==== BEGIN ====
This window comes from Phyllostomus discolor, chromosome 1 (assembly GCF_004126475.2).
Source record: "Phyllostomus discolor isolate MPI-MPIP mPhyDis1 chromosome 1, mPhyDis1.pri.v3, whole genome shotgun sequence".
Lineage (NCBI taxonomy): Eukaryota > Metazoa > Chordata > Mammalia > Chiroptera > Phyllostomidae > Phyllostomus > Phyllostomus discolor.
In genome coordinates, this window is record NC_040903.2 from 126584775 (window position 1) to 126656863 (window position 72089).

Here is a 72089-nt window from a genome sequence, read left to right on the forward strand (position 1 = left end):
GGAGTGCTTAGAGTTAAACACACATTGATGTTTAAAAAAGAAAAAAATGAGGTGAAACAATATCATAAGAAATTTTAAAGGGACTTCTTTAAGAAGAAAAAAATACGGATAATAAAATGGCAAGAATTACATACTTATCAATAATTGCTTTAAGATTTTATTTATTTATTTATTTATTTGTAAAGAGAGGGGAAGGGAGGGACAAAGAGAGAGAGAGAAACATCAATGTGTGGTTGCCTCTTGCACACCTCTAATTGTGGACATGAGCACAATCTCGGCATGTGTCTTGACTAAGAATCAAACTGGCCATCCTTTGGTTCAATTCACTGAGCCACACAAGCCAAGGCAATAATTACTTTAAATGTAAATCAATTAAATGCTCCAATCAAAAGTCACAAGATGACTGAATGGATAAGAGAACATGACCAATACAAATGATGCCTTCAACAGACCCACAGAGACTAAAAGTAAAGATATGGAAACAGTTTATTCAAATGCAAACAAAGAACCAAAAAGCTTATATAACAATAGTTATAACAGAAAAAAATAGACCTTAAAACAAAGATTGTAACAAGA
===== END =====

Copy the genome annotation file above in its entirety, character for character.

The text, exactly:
This window comes from Phyllostomus discolor, chromosome 1 (assembly GCF_004126475.2).
Source record: "Phyllostomus discolor isolate MPI-MPIP mPhyDis1 chromosome 1, mPhyDis1.pri.v3, whole genome shotgun sequence".
Lineage (NCBI taxonomy): Eukaryota > Metazoa > Chordata > Mammalia > Chiroptera > Phyllostomidae > Phyllostomus > Phyllostomus discolor.
In genome coordinates, this window is record NC_040903.2 from 126584775 (window position 1) to 126656863 (window position 72089).

Here is a 72089-nt window from a genome sequence, read left to right on the forward strand (position 1 = left end):
GGAGTGCTTAGAGTTAAACACACATTGATGTTTAAAAAAGAAAAAAATGAGGTGAAACAATATCATAAGAAATTTTAAAGGGACTTCTTTAAGAAGAAAAAAATACGGATAATAAAATGGCAAGAATTACATACTTATCAATAATTGCTTTAAGATTTTATTTATTTATTTATTTATTTGTAAAGAGAGGGGAAGGGAGGGACAAAGAGAGAGAGAGAAACATCAATGTGTGGTTGCCTCTTGCACACCTCTAATTGTGGACATGAGCACAATCTCGGCATGTGTCTTGACTAAGAATCAAACTGGCCATCCTTTGGTTCAATTCACTGAGCCACACAAGCCAAGGCAATAATTACTTTAAATGTAAATCAATTAAATGCTCCAATCAAAAGTCACAAGATGACTGAATGGATAAGAGAACATGACCAATACAAATGATGCCTTCAACAGACCCACAGAGACTAAAAGTAAAGATATGGAAACAGTTTATTCAAATGCAAACAAAGAACCAAAAAGCTTATATAACAATAGTTATAACAGAAAAAAATAGACCTTAAAACAAAGATTGTAACAAGA